Gambling Cloud Continues to Darken Tennis
by Sean Randall | October 11th, 2007
  • 10 Comments

Tennis is really looking good these days. When you do a search for the tennis in the news, here’s what you get (or at least I got): A story about a sick, perverted female tennis coach in England who wears her student’s panties, and then of course gambling. Feel good stories they are not. So much for tennis being in a dead spot PR-wise this time of year I guess.


In regards to the first story, I will only say that that coach needs to be locked away forever. Simple as that.

On to the gambling issue. According to the AP the governing bodies of tennis have in their possession a document listing 150 “suspicious”, potentially fixed matches dating back to 2002. The 150 matches include some from Grand Slam tournaments, according to the report.

First, I have to say I’d love to see that list.

Second, 150 matches is a lot of matches. That’s more matches then the US Open men’s singles draw had this year (127). So imagine a whole Grand Slam singles draw with every match fixed and we still don’t get to 150.

Now I doubt that all 150 matches were indeed fixed, but then again I think it would be naïve to believe that there was absolutely no foul play in any of them either.

And Andy Murray seems certain foul play does exist, telling the BBC this week in Moscow, “everyone knows it goes on. … I’m not going to name names … I’ve just spoken to quite a lot of the players about that and there’s obviously something that needs to be addressed. I’m going to speak to the ATP in Madrid to discuss that.”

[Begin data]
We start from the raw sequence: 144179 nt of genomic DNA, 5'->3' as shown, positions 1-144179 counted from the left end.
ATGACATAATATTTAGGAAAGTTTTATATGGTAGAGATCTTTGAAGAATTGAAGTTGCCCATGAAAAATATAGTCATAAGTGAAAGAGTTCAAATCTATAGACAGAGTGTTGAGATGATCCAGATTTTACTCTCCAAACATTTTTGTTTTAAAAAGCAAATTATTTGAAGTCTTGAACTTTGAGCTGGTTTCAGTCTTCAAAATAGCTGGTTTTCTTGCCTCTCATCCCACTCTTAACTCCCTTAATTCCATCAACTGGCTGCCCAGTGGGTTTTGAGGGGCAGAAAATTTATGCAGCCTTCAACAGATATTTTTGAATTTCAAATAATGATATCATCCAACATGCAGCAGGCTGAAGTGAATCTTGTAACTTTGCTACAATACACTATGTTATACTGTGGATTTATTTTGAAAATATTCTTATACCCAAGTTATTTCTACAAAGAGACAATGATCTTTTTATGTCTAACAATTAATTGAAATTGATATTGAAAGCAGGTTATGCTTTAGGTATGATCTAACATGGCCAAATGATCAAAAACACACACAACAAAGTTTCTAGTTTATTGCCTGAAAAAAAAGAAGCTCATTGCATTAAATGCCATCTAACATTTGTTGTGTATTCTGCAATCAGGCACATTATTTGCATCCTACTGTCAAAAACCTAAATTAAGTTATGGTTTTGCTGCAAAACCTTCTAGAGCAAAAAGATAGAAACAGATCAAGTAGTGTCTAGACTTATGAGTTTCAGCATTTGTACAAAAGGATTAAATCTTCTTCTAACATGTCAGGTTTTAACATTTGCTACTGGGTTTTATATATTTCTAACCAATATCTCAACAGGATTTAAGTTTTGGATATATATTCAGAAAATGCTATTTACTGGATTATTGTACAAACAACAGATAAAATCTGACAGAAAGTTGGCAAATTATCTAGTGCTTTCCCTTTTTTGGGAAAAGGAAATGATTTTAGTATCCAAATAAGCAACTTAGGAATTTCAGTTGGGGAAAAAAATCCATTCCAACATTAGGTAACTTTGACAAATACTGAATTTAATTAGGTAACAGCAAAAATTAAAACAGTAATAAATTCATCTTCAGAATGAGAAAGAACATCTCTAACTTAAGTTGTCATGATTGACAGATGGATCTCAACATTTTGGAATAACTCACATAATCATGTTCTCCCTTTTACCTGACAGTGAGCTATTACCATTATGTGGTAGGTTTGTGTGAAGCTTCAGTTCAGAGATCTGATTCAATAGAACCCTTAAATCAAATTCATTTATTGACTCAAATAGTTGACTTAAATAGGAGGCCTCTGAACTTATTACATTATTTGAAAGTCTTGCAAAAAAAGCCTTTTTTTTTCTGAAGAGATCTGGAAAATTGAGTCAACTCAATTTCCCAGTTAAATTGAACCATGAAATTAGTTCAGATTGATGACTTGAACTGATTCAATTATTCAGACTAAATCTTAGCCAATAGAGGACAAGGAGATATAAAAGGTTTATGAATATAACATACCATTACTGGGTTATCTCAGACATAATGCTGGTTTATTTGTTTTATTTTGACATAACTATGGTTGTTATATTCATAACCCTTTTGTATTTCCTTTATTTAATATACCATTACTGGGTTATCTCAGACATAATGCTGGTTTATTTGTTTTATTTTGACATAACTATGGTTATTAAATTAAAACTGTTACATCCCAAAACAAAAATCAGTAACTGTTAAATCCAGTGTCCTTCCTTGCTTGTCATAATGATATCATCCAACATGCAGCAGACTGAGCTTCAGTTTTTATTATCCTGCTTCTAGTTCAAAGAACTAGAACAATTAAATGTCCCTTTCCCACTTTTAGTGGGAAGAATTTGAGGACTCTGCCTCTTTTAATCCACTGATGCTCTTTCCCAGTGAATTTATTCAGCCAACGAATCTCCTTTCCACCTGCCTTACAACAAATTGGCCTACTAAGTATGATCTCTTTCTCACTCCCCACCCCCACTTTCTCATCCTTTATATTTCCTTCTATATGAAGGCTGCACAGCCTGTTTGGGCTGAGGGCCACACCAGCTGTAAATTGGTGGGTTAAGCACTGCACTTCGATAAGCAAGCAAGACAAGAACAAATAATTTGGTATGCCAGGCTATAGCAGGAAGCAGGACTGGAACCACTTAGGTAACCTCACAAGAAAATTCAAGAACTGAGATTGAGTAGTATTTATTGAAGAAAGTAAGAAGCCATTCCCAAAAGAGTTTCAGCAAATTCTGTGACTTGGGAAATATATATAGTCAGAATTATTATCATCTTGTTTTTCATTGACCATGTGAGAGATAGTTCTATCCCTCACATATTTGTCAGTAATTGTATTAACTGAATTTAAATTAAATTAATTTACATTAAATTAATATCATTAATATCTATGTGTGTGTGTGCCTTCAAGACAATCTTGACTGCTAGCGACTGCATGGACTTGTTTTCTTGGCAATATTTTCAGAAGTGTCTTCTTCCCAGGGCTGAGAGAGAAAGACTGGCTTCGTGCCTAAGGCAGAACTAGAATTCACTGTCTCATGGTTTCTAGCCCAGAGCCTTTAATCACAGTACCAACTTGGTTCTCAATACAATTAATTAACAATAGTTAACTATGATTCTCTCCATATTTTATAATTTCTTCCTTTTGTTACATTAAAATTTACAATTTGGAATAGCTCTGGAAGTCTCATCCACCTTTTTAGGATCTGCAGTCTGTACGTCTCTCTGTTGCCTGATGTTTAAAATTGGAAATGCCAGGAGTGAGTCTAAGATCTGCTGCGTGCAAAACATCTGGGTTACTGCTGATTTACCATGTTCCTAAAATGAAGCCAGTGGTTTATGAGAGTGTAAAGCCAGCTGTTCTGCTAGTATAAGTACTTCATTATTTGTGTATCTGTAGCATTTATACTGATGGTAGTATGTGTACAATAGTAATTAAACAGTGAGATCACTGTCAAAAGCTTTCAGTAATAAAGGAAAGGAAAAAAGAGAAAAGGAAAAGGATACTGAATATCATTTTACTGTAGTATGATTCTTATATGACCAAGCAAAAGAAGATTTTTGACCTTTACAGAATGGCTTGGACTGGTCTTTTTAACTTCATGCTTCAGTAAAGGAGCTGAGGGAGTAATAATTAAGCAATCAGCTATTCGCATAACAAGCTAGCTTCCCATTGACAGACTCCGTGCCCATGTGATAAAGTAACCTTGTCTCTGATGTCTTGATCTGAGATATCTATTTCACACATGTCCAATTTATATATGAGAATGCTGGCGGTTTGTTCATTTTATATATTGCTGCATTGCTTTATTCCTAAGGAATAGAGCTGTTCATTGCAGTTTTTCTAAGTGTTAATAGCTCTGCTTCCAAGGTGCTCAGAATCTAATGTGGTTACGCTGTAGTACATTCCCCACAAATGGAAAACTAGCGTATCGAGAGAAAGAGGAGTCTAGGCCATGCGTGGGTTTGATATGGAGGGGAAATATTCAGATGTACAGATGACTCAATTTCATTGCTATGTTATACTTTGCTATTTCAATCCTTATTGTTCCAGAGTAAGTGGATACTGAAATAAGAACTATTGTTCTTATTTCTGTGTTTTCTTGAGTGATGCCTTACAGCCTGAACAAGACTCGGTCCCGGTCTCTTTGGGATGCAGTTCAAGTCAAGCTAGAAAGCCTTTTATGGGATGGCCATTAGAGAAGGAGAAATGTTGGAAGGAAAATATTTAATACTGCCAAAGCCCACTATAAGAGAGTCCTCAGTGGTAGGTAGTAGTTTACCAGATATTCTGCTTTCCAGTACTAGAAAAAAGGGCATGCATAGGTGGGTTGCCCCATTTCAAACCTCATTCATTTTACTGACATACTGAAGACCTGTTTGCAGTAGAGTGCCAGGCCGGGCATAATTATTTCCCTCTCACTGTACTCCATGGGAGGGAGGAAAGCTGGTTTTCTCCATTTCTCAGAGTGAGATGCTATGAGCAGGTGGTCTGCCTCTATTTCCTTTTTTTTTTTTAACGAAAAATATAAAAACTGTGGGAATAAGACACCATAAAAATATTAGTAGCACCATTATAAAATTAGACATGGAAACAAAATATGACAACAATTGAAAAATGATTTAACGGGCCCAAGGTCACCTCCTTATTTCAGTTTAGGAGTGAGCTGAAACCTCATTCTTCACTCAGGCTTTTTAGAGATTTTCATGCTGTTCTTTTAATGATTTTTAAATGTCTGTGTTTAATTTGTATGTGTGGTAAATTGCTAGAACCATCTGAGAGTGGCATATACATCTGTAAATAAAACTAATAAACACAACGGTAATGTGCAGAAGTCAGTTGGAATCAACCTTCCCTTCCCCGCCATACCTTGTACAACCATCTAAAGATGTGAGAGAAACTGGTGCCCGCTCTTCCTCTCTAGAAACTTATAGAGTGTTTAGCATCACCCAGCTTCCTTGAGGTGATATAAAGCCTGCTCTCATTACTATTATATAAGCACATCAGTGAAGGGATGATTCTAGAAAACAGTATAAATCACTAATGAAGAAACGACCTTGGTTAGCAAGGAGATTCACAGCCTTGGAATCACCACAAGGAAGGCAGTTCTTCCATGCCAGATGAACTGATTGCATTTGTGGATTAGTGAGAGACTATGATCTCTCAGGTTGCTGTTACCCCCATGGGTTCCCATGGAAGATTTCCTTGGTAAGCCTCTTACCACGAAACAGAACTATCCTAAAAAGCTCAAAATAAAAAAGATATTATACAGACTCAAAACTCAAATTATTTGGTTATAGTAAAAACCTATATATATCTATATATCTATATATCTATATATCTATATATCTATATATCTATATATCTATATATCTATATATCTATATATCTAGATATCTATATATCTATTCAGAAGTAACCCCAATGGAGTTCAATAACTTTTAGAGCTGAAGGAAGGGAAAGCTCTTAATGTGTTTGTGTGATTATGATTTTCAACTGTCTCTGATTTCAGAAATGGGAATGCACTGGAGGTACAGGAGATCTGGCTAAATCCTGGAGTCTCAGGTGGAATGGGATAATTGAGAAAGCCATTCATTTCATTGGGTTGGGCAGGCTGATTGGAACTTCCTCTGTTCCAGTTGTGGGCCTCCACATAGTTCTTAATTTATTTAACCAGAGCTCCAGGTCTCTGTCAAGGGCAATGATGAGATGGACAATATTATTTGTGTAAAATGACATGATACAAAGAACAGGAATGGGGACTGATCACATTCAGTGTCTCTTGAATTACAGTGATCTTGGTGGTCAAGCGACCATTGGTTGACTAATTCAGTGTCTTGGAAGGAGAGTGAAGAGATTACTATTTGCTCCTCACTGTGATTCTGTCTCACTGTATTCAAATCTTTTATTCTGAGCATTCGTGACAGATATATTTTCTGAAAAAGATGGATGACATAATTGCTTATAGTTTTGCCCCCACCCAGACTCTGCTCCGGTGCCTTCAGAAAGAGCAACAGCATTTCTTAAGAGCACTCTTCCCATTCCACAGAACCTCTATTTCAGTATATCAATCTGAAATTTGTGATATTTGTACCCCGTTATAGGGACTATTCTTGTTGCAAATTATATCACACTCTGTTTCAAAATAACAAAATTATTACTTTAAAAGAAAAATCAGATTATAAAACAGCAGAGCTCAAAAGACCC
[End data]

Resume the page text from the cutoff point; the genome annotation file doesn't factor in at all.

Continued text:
So again, it’s getting pretty clear that based on what some of the players (Nadal doubted Murray’s claims) have been saying, based on the evidence and based on the fact that tennis matches, unlike team sports, is an easier target for those with evil intentions, I think it’s fair to say match fixing does go on and has gone on. When, where and how much remains unclear.

And in some ways I don’t think people want to know just how prevalent the problem might be.

Imagine if it’s uncovered that several Slam finals have been fixed. That’s just the kind of news could bring the sport down. So how deep do you want to dig?

All this has lead to a Friday meeting of the ATP, ITF and WTA. Already the ATP has instituted a rule requiring players who are approached by punters to report the incident within 48 or suffer sanctions, but far, far more measures will be needed to properly grapple this issue.

Undercover sting operations? Surveillance? Wire tapping? Internet key-logging? Maybe that’s the future of tennis. Let’s hope not.


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10 Comments for Gambling Cloud Continues to Darken Tennis

John (1) Says:

Comparing this to steroids:

The main difference is:
with steroids: the bad guy wins
with match fixing: the bad guy loses

From a non-gambling tennis fan point of view, at least the good guy wins.


JB Says: